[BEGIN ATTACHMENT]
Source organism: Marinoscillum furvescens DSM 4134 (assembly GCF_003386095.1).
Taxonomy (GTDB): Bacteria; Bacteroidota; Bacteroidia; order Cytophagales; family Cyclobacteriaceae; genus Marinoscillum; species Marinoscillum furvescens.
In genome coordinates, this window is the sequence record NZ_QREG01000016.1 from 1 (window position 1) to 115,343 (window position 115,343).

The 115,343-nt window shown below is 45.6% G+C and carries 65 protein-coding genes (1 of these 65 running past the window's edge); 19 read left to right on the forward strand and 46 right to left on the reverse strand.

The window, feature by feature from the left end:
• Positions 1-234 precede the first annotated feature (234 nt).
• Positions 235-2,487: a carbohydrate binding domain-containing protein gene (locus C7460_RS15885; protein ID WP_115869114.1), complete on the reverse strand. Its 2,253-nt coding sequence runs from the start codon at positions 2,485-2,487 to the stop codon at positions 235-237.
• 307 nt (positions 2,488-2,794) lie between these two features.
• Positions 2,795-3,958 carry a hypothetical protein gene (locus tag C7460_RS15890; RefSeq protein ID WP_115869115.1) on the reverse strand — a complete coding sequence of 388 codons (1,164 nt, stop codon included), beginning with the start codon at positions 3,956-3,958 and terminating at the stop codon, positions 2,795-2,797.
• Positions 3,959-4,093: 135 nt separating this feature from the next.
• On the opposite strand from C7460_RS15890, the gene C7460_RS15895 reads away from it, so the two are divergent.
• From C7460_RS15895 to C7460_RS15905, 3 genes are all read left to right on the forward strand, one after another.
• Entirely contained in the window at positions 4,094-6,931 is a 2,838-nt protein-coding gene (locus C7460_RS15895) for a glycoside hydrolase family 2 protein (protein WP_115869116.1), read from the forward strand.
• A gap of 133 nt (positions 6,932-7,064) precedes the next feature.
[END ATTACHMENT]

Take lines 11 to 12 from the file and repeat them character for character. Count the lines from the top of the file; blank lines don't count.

• On the opposite strand from C7460_RS15890, the gene C7460_RS15895 reads away from it, so the two are divergent.
• From C7460_RS15895 to C7460_RS15905, 3 genes are all read left to right on the forward strand, one after another.